Al-Bashir rains on Kenya’s party
Many Kenyans were disgusted when Omar al Bashir turned up for a party in Kenya last month to celebrate the country’s new constitution. They were dismayed when authorities failed to arrest the Sudanese president even though the International Criminal Court issued a warrant for his detention. His controversial visit raises the question of whether the Kenyan government, despite signing up to the ICC, is genuine about wanting to cooperate.
Kenya, of course, has its own problems when it comes to the ICC. Several leading political figures have also been indicted as perpetrators of violence in Kenya’s election in 2007/8. Could it be that Kenya’s failure to detain al Bashir has anything to do with its own politicians’ fear of being hauled before the court?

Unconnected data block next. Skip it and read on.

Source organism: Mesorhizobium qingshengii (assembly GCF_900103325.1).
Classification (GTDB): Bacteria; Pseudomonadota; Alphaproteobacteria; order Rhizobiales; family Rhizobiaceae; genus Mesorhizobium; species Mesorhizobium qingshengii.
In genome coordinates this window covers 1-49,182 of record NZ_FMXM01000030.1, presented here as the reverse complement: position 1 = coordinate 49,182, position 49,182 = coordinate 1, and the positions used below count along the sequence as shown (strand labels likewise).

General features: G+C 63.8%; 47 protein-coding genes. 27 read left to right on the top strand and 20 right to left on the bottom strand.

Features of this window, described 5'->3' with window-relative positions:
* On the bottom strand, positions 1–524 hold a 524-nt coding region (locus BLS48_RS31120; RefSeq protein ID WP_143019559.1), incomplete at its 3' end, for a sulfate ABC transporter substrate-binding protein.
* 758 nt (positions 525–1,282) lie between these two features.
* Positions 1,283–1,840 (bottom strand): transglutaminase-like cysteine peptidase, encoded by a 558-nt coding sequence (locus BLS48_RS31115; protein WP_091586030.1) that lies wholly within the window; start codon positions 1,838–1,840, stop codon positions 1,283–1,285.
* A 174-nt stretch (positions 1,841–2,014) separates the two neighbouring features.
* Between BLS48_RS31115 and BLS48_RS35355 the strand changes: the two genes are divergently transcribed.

Former UN Secretary-general Kofi Annan said “the Kenyan government should clarify its position on the ICC”. The Kenya National Human Rights and Equality Commisson (KNHREC) said by hosting the Sudanese president Kenya has sent the wrong signals to the post-election violence victims and to the ICC.
KNHREC chairman Florence Sambiri-Jaoko believes that the government’s lack of action is a statement of impunity and sends a worrying message on the implementation of the new constitution.
“We want an assurance from the government that it would co-operate with the ICC and hand over people implicated in the skirmishes, because the country is under investigation by the court.
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